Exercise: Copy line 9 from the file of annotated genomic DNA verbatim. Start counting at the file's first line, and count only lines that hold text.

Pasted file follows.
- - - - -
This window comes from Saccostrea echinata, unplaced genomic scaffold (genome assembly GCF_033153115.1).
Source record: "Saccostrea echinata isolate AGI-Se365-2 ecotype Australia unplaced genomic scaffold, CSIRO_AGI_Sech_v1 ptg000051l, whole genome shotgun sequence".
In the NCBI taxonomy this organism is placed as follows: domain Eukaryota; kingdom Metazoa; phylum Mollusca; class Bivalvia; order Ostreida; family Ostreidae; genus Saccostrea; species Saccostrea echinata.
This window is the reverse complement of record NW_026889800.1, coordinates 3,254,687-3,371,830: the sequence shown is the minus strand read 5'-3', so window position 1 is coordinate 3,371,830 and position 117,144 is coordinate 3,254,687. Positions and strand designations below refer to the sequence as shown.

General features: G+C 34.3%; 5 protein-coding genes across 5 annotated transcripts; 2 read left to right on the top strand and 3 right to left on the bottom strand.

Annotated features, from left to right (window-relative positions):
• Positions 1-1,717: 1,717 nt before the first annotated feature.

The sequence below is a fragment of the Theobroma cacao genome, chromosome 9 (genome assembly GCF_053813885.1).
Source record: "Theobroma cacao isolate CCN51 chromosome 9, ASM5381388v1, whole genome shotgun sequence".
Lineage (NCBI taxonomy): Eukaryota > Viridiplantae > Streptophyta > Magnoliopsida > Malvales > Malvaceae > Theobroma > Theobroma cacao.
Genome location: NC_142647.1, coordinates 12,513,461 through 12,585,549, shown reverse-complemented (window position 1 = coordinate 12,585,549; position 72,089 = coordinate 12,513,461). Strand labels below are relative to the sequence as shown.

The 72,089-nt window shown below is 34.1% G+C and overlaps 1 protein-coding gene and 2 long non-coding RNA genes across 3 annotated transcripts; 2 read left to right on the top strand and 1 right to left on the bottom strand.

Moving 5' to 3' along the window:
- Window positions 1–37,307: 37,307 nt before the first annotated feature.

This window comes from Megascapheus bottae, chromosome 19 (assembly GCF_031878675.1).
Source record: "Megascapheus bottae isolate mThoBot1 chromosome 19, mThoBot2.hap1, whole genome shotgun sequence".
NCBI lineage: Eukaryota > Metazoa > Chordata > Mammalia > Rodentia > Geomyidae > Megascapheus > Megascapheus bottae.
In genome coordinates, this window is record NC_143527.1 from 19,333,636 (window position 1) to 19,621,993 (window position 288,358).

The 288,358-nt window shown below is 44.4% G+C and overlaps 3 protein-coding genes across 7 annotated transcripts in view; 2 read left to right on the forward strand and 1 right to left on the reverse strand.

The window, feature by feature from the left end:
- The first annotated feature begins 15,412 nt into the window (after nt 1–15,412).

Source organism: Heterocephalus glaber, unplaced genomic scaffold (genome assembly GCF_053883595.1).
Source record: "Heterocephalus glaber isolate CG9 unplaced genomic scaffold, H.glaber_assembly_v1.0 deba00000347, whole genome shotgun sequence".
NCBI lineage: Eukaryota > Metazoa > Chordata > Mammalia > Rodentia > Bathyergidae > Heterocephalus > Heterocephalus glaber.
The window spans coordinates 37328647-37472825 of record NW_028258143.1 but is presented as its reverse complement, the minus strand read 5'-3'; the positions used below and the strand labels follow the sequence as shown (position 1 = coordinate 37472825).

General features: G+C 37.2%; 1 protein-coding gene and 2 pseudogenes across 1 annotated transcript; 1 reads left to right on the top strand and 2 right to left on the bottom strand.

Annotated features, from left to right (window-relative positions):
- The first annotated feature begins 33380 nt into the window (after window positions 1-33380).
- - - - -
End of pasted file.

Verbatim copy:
Source record: "Theobroma cacao isolate CCN51 chromosome 9, ASM5381388v1, whole genome shotgun sequence".